Why Doesn't Weird Al Yankovic Have A Musical?
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Well folks, it seems comedian, actress, and certifiably ageless Disney princess, Sarah Silverman has managed to reach beyond the realms of stand-up comedy, film and television alike, finally busting her way into the final frontier of any several-hyphenate – the equally-hyphenated locale of Off-Broadway.
Yep over the past several years, Silverman has worked at adapting her memoir, The Bedwetter into a musical set to hit The Great White Way-Adjacent, scheduled to premiere at the Atlantic’s Linda Gross Theater on April 30, 2022, a date recently announced after several years of Covid-19 related delays.
Detailing Silverman's childhood and the early days of her career, the musical was a joint project between Silverman, late Fountains of Wayne frontman Adam Schlesinger, and The Atlantic Theater company.
“I’ve always been attracted to Sarah Silverman’s comedy — not only how incredibly fun it is but also how dark and subversive it can be,” Neil Pepe, the artistic director of the aforementioned theater company told the New York Times of his collaborator shortly after the theatrical endeavor was announced in 2019.
Yet amid the hype surrounding this comedy-centric musical, one burning question remains -- one that directly impacts the fate of Silverman's project, the sanctity of Broadway shows, off-Broadway shows, school plays, and literally every performance of any imaginable kind, a question that is of the utmost relevance and fiery importance that we definitely didn't just think of 10 minutes ago – if Sarah Silverman has a musical, why the hell doesn't Weird Al Yankovic?
Since dropping his first demo, "Belvedere Cruisin'' in 1976, Weird Al has proven himself to be an enduring pop-culture staple, akin only to Cher, Betty White, and Julie Andrews, boasting 14 studio albums, five Grammy Awards, several gold and platinum-certified singles and albums, and seven separate tours over the course of five decades. He also wears cool shirts.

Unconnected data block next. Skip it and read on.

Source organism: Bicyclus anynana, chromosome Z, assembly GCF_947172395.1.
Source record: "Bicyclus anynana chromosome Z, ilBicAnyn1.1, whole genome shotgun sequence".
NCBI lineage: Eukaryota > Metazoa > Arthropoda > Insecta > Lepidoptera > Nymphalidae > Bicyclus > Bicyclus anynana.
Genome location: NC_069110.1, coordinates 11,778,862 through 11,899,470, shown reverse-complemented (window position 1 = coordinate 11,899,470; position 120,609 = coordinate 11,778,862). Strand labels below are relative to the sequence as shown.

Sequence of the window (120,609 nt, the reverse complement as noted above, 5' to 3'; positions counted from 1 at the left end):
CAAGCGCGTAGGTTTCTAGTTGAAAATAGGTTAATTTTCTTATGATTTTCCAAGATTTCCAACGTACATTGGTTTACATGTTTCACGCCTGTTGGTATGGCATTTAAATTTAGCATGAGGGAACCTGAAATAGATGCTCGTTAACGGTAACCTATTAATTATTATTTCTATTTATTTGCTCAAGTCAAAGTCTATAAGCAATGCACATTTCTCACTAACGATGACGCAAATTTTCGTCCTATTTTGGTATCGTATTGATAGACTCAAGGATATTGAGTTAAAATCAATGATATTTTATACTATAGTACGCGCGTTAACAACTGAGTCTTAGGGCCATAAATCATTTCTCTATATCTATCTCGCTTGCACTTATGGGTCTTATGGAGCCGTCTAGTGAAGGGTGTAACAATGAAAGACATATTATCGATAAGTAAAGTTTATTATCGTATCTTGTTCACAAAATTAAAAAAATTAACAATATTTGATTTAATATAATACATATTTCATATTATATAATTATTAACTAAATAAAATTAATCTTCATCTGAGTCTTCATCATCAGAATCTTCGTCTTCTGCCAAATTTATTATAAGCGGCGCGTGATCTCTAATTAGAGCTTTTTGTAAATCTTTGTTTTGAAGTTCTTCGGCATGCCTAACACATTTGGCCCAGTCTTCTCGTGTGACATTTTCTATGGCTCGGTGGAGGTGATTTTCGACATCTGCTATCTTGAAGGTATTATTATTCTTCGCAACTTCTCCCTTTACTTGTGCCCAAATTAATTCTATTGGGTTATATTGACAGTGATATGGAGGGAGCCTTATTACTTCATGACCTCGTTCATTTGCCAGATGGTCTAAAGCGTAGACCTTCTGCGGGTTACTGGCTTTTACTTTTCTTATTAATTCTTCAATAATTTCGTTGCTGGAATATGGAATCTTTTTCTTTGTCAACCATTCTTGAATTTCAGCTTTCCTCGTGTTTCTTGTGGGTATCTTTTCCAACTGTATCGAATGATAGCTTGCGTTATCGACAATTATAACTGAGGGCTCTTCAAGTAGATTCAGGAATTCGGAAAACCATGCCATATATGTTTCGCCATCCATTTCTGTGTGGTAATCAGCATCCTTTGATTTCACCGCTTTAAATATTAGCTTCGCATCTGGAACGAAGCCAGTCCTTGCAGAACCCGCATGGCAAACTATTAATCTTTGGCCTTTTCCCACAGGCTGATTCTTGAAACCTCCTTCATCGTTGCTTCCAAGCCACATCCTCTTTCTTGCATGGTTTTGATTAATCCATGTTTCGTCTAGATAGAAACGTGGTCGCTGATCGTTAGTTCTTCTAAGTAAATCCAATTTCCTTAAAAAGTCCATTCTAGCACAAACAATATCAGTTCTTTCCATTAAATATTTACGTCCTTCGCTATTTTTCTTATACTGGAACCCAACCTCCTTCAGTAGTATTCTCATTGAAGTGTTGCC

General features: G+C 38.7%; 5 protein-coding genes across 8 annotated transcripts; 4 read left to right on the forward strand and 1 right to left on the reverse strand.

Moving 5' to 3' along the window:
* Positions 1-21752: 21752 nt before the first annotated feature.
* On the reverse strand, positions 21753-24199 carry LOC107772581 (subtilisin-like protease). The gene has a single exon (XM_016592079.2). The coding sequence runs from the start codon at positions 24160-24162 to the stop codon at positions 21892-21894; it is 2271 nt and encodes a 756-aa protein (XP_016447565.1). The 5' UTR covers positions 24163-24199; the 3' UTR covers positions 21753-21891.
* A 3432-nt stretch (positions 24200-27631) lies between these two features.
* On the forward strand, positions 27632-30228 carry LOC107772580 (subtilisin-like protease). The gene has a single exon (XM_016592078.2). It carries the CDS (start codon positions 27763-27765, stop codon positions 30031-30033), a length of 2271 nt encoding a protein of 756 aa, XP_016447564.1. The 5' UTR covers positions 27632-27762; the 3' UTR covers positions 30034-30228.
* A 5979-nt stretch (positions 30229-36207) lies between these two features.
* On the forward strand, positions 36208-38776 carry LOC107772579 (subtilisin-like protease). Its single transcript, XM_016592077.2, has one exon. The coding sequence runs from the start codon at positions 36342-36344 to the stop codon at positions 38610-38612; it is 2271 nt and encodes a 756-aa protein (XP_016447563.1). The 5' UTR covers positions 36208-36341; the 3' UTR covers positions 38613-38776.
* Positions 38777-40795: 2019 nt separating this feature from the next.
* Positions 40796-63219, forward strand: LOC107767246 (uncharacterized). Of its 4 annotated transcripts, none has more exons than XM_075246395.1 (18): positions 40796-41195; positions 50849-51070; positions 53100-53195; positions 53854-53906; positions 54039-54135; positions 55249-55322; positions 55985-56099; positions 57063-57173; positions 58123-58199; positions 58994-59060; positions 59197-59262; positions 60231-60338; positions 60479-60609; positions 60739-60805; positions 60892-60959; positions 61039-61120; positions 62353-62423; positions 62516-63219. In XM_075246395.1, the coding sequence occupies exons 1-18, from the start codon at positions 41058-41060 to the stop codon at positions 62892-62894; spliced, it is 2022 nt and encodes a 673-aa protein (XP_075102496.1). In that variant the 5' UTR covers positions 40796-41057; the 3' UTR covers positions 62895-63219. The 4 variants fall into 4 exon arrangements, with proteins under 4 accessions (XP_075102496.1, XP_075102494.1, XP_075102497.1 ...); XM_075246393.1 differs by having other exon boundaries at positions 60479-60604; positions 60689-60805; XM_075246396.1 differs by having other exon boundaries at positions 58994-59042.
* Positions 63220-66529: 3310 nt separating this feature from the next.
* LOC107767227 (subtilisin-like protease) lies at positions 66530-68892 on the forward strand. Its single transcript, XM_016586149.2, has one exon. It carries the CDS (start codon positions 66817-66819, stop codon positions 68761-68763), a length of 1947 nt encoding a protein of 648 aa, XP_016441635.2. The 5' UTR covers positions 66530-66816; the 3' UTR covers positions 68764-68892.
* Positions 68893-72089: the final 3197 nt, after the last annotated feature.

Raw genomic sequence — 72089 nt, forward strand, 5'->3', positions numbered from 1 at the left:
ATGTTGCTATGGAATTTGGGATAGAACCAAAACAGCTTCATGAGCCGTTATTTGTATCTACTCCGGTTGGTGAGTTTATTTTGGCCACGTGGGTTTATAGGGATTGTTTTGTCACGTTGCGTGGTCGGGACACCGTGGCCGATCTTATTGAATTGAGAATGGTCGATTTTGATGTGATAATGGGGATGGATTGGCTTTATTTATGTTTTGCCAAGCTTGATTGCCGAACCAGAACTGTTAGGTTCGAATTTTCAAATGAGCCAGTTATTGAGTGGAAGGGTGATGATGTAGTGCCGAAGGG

It's safe to say that in the final days of humanity, we'll still have Twinkies, cockroaches, one lone member of The Simpsons's production team churning out new episodes until their inevitable death, and Weird Al Yankovic creating widely-beloved parodies probably called “Nuclear Erase” (a song about really big erasers that's a play on “nuclear waste”) and “Heat Bath of the Pruny Curse” (like “Heat Death of the Universe” but like, about when your fingers get all pruny in the shower).
As the New York Times Magazine's Sam Anderson put it in an article surrounding the artist's seemingly infinite appeal “National economies collapse; species go extinct; political movements rise and fizzle. But — somehow, for some reason — Weird Al endures.”
Yet even beyond his vast, award-winning discography and literally timeless appeal, Weird Al also is a pretty stand up dude, meaning any musical about him will probably age like a fine, fine wine rather than a glass of milk on a hot summer day (looking at you, ultra-cursed high school productions of The King and I that required the entire cast to wear black wigs and paint on a darker skin tone). Aside from the fact that he's long proven to be a nice dude -- to quote the old r/ShowerThoughts adage, "A guy named "Weird Al" has had a 40+ year long career with no allegations of sexual impropriety" – the artist has been consistently kind to fans (if the “nice allegations” throughout social platforms are to believed) and fellow musicians alike, usually asking for permission from the writers behind popular songs before dropping bangers like “Amish Paradise” and “Eat It."
“While the law supports his ability to parody without permission, he feels it’s important to maintain the relationships that he’s built with artists and writers over the years,” explains an FAQ page answer on Weird Al's website addressing the musician's penchant for getting artists' blessings. “Plus, Al wants to make sure that he gets his songwriter credit (as writer of new lyrics) as well as his rightful share of the royalties," the entry continued, noting in a subsequent section that “Most artists are genuinely flattered and consider it an honor to have Weird Al parody their work,” with some, namely Nirvana, reportedly saying “they didn’t realize that they had really ‘made it’ until Weird Al did a parody of them!”
So, Broadway moguls, if you're reading this, please take a moment to look up from your adaptation of The Queen's Gambit, or 13 Going On 30, and please, please just consider making a musical chronicling the bizarre life and times of Weird Al Yankovic. You have more than enough material (46 singles and five decades, to be exact), an adoring fanbase, and hell, the poetic justice of knowing that you parodied the king of parodies … well, sorta. He may not be “Pretty Fly for a Rabbi” (Weird Al isn't moonlighting at the Synogauge, at least as far as we know) but he is pretty fly for a 60-something-year-old dude with a gorgeous perm, an endless supply of puns, and a penchant for expertly taking the piss out of pop culture.